Last week, before attending a special event near Seattle (more on that later), I had an opportunity to spend a quick 24 hours in the city. It was the strangest sensation returning as a visitor to a place I used to call home.
As I rode the light rail from the airport into downtown and the metro bus from downtown to stay with a friend, I took in all of the familiar sights that were such an integral part of my Seattle experience. Tall, narrow evergreens that flirted with the blue skies overhead. Charming Craftsman homes interspersed with modern constructions of concrete, steel, and glass dotting the hilly slopes. Chic cafés where savvy coffee-drinkers sat outdoors at bistro tables people-watching passersby.
This was the life I had wanted.
Much of the city felt familiar, but the past nine months brought some significant updates to the cityscape. The former Safeco Field, home to the Seattle Mariners baseball team, is now called T-Mobile Park. Instead of the aging Alaskan Way Viaduct to route cars around the city’s downtown area, there’s now a tunnel to take you beneath it.
The biggest change for me was knowing that someone else was probably living in my West Seattle apartment. Saddled with my travel backpack while I walked around the city, it felt strange knowing that less than a year ago, I had a place of my own in one of the finest cities in the world. Now, I am merely a tourist.
If I’m being honest, I was nervous heading into this visit. It was the first time I’ve visited Seattle since I chose to return to the East Coast in late 2018. With my mom getting older, I’d begun to feel less and less comfortable living a whole country away from her. In spite of the virtue of choosing family above personal wants, choosing to move back to New Jersey was one of the hardest things I’ve ever done.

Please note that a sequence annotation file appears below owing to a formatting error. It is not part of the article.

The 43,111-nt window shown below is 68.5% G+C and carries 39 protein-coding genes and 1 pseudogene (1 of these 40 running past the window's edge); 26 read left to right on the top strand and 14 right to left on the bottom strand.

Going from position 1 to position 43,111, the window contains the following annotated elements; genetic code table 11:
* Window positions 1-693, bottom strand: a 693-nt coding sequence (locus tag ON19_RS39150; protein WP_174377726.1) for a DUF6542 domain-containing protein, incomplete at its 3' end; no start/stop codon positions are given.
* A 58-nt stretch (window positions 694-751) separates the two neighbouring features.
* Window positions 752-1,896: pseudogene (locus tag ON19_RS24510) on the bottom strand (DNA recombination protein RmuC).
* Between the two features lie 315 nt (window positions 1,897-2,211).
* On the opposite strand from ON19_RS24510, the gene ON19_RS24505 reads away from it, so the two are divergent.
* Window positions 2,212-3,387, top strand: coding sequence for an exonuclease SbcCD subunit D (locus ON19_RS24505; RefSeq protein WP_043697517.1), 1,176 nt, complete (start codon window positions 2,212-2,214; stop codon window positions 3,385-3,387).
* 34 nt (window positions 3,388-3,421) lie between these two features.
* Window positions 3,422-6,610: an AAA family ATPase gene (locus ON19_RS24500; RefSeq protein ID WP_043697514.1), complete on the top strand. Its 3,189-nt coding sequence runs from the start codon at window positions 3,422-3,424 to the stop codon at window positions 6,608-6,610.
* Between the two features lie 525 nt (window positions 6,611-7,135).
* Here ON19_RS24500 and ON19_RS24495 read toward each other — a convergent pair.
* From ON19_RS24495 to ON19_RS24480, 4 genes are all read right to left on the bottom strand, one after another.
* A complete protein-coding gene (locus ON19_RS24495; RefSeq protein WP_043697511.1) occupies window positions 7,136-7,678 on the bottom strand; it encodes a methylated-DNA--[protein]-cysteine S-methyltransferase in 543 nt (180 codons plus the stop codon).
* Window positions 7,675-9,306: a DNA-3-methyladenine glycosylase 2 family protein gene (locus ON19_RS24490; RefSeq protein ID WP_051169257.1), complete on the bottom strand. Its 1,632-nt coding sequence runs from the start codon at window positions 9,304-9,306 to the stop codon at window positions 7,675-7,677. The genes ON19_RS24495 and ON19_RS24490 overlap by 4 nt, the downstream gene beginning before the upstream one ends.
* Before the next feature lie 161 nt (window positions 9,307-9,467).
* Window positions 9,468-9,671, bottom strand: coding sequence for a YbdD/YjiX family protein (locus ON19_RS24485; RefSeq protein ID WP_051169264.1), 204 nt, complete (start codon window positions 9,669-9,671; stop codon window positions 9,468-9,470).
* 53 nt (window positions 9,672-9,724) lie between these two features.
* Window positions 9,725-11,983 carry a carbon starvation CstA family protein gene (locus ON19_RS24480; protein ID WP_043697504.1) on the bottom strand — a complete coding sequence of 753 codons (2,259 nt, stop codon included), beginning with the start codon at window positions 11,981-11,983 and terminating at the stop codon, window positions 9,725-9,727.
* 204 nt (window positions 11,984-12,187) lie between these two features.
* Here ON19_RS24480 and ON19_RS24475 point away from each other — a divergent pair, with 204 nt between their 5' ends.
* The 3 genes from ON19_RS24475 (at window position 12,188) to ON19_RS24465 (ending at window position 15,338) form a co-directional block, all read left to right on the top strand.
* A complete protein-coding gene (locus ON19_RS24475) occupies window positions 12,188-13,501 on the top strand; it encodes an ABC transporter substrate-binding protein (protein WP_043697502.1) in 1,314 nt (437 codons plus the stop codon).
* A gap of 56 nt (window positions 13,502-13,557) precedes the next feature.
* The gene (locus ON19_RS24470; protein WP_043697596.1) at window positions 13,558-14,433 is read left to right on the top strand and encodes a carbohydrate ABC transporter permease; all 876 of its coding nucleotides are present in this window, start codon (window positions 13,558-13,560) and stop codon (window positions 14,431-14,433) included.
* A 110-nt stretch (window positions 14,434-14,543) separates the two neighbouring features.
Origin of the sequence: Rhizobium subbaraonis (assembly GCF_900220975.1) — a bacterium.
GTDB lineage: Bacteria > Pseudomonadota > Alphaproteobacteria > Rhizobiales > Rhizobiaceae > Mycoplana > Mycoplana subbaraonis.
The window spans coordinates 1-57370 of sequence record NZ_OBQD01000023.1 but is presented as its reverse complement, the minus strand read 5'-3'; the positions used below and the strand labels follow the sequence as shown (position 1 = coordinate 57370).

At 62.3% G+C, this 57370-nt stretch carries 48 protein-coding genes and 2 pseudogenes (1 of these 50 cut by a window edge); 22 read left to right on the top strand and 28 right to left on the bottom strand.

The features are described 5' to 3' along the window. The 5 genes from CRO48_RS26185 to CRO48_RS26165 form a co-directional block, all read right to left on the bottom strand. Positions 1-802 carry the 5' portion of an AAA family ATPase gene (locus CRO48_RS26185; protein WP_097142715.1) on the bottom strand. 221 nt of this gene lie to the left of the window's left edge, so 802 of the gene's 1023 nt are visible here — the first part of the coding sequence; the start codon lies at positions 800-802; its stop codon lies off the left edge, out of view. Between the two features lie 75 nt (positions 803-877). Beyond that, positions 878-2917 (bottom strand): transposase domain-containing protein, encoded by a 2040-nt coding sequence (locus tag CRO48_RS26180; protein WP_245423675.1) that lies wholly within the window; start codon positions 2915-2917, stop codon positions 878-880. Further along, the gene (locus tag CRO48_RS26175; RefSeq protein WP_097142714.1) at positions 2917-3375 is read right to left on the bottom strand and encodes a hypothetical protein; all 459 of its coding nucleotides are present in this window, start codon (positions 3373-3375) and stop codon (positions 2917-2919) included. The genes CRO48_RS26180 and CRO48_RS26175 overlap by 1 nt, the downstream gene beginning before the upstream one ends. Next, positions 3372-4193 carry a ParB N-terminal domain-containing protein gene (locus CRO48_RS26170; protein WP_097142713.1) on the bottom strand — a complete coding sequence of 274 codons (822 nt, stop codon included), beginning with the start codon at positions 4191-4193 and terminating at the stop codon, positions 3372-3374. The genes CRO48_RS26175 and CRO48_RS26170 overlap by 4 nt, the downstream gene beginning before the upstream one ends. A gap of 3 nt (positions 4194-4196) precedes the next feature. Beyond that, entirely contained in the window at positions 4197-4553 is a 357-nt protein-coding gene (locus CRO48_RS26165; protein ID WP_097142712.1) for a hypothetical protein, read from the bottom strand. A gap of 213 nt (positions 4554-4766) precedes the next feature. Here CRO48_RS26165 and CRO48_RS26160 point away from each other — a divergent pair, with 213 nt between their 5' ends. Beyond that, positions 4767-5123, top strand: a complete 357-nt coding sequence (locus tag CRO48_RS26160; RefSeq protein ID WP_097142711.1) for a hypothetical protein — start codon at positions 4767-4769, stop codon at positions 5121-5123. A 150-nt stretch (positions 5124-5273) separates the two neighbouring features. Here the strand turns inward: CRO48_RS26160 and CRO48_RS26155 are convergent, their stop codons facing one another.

I wasn’t sure if spending time in Seattle this time around would bring up some of the initial hesitation and heartbreak I felt when making the decision. While I loved revisiting the city, I was surprised to discover a deep sense of contentment about the outcome of the difficult choice I made and about where I am in my life right now, both geographically and emotionally.
Do I miss living in Washington? Definitely. However, I’ve never been more confident that I did the right thing for myself and for my family. I’m so terribly happy to be closer to my mom at a time when she needs me most.
Will I continue to visit Seattle? Heck, yeah. It’s a place that’s now sunk deep in my blood and bones, and I’ll never forget the nearly six amazing years I had the privilege of calling it my home, but I’m thrilled to be where I am right now, content in whatever comes next.